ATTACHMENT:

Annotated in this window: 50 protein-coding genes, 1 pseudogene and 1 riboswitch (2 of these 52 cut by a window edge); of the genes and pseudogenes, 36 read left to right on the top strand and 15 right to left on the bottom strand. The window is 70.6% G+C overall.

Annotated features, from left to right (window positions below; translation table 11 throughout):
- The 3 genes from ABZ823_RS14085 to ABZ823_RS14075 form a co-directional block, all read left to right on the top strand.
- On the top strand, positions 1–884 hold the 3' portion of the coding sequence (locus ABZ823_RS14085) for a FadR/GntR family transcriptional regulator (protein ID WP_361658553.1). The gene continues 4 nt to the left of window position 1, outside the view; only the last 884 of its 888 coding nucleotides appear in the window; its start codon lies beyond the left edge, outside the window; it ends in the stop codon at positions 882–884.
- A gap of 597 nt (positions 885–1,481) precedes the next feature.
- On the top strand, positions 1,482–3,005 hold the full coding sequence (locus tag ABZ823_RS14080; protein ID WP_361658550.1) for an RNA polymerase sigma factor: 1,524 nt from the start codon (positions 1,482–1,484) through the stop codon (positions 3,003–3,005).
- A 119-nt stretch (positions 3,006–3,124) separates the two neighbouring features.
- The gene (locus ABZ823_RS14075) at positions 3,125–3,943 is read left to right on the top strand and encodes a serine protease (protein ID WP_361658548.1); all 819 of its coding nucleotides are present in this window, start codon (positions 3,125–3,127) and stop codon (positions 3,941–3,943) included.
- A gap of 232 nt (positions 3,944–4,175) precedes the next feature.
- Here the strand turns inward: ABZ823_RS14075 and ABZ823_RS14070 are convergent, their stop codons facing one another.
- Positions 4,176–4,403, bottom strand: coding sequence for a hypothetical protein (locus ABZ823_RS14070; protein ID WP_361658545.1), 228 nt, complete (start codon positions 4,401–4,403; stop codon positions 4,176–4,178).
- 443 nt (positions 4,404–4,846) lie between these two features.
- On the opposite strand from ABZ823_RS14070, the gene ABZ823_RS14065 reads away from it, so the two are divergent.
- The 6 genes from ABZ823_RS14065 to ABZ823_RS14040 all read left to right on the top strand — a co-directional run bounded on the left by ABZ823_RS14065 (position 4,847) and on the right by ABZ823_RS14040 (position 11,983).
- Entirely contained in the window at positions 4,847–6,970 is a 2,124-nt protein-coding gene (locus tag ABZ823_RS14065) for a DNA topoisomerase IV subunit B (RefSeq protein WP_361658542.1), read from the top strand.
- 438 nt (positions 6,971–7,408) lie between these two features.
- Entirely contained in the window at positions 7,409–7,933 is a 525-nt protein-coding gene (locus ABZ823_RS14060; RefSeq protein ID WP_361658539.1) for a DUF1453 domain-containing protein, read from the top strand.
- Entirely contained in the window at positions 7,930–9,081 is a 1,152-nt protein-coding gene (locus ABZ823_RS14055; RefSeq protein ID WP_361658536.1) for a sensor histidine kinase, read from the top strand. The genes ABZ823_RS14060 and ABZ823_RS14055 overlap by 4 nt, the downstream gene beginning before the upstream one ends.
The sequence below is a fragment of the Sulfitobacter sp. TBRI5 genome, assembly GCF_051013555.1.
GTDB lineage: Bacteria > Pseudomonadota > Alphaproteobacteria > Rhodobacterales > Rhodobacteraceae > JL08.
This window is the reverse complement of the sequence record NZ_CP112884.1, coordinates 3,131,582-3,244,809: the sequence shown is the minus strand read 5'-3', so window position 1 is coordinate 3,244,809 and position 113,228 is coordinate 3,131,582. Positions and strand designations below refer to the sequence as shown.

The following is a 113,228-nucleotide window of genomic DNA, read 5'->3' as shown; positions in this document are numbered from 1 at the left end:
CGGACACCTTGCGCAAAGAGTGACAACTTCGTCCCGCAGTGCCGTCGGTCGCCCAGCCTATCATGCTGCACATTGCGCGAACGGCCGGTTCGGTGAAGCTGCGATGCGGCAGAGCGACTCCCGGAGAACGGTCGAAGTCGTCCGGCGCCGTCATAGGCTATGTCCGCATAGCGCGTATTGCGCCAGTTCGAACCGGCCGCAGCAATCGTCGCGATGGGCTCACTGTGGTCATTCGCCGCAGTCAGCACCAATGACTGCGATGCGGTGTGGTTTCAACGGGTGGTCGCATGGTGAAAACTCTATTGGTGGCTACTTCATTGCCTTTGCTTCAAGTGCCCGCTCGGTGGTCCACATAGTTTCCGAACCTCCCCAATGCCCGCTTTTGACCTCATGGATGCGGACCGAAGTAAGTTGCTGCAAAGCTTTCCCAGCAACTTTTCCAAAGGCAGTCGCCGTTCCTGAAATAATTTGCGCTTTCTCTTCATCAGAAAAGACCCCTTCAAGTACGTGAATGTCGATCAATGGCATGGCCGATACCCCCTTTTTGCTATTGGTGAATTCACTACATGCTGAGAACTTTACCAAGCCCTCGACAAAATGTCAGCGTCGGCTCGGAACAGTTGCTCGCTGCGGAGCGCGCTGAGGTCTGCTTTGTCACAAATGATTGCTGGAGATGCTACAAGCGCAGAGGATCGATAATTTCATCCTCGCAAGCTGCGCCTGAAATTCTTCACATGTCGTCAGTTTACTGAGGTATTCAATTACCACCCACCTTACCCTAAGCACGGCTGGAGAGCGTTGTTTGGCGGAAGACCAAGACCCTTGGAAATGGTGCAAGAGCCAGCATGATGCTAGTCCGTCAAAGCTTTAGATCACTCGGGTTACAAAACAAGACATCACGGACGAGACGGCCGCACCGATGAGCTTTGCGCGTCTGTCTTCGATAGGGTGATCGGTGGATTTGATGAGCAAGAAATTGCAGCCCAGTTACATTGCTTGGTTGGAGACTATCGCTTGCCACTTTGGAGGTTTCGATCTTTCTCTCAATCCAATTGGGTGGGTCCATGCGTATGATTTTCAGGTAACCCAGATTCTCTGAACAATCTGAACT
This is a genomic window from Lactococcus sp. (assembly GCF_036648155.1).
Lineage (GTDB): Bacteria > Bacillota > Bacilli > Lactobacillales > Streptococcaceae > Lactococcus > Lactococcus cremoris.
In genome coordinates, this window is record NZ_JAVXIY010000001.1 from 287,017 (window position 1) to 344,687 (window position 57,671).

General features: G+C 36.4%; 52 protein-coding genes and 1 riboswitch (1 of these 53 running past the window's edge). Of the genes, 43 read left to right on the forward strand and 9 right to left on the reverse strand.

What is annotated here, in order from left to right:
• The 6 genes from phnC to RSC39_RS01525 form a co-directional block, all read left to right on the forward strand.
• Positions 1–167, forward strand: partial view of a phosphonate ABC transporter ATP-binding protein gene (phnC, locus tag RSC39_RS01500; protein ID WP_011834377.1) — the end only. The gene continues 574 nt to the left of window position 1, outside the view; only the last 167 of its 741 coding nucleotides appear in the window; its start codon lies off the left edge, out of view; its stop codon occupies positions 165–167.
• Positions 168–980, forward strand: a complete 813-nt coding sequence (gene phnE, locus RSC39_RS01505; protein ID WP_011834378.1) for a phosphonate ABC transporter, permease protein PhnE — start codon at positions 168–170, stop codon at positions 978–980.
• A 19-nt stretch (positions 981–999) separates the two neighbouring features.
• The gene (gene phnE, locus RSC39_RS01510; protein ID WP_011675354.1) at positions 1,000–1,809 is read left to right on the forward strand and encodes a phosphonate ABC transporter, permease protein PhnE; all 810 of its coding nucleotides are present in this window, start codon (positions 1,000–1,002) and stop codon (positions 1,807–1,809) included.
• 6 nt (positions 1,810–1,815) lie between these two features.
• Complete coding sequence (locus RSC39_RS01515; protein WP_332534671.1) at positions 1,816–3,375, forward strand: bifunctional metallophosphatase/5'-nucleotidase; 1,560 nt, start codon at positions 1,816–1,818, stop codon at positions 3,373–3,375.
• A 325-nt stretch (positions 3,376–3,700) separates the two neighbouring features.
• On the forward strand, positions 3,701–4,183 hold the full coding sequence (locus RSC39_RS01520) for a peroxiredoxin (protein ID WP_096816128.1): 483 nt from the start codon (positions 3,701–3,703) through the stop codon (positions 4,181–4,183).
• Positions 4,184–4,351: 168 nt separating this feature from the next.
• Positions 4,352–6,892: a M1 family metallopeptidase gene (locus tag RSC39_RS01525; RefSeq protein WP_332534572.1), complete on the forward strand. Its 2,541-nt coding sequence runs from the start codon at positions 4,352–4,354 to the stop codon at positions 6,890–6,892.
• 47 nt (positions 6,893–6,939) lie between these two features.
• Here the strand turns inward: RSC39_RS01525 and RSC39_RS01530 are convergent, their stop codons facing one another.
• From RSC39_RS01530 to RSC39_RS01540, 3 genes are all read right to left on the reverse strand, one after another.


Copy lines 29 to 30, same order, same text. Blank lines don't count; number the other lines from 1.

• The 6 genes from phnC to RSC39_RS01525 form a co-directional block, all read left to right on the forward strand.
• Positions 1–167, forward strand: partial view of a phosphonate ABC transporter ATP-binding protein gene (phnC, locus tag RSC39_RS01500; protein ID WP_011834377.1) — the end only. The gene continues 574 nt to the left of window position 1, outside the view; only the last 167 of its 741 coding nucleotides appear in the window; its start codon lies off the left edge, out of view; its stop codon occupies positions 165–167.